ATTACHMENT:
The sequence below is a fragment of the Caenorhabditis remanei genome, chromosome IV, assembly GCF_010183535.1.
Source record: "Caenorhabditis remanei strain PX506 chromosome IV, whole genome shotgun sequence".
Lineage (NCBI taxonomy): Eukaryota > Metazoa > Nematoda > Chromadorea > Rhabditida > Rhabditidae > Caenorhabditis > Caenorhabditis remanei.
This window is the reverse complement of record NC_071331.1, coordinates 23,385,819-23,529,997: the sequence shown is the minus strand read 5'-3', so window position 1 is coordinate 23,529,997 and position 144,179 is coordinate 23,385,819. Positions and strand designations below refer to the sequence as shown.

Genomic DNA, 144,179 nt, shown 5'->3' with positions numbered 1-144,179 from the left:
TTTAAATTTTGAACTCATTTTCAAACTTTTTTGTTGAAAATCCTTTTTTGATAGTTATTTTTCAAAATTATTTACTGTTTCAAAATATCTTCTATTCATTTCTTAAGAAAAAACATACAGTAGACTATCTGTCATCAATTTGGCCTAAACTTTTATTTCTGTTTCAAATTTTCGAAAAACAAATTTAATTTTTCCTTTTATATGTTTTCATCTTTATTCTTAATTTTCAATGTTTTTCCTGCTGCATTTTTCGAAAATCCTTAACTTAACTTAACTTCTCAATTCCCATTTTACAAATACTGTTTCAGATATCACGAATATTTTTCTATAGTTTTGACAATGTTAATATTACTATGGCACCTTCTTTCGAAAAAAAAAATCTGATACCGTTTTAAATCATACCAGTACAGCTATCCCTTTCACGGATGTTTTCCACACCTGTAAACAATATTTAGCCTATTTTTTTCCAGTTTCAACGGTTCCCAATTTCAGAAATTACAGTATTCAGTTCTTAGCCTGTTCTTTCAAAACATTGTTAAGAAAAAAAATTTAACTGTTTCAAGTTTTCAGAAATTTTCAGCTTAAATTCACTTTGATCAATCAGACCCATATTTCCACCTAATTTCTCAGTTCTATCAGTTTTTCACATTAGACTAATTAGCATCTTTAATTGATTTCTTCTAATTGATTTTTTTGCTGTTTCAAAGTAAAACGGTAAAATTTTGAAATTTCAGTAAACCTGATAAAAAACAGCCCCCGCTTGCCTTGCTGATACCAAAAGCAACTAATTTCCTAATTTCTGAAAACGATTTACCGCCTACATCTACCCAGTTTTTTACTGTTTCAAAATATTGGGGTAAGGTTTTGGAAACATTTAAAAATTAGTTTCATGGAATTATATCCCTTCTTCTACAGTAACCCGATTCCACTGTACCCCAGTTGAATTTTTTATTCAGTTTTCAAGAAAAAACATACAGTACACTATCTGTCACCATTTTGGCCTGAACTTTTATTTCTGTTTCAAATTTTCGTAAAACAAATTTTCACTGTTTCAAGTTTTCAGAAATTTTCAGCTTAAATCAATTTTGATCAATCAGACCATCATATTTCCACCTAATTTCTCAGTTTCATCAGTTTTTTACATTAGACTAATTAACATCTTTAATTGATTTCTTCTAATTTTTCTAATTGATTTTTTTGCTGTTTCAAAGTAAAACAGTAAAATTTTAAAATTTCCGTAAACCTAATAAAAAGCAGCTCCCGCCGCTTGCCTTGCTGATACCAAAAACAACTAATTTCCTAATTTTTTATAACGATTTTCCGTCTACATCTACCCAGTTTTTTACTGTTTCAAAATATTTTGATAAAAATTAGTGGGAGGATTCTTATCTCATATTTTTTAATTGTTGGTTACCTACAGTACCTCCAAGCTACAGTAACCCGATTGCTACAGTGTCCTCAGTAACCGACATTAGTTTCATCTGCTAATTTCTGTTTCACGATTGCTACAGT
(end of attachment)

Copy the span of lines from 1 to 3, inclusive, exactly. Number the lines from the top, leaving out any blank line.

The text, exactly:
The sequence below is a fragment of the Caenorhabditis remanei genome, chromosome IV, assembly GCF_010183535.1.
Source record: "Caenorhabditis remanei strain PX506 chromosome IV, whole genome shotgun sequence".
Lineage (NCBI taxonomy): Eukaryota > Metazoa > Nematoda > Chromadorea > Rhabditida > Rhabditidae > Caenorhabditis > Caenorhabditis remanei.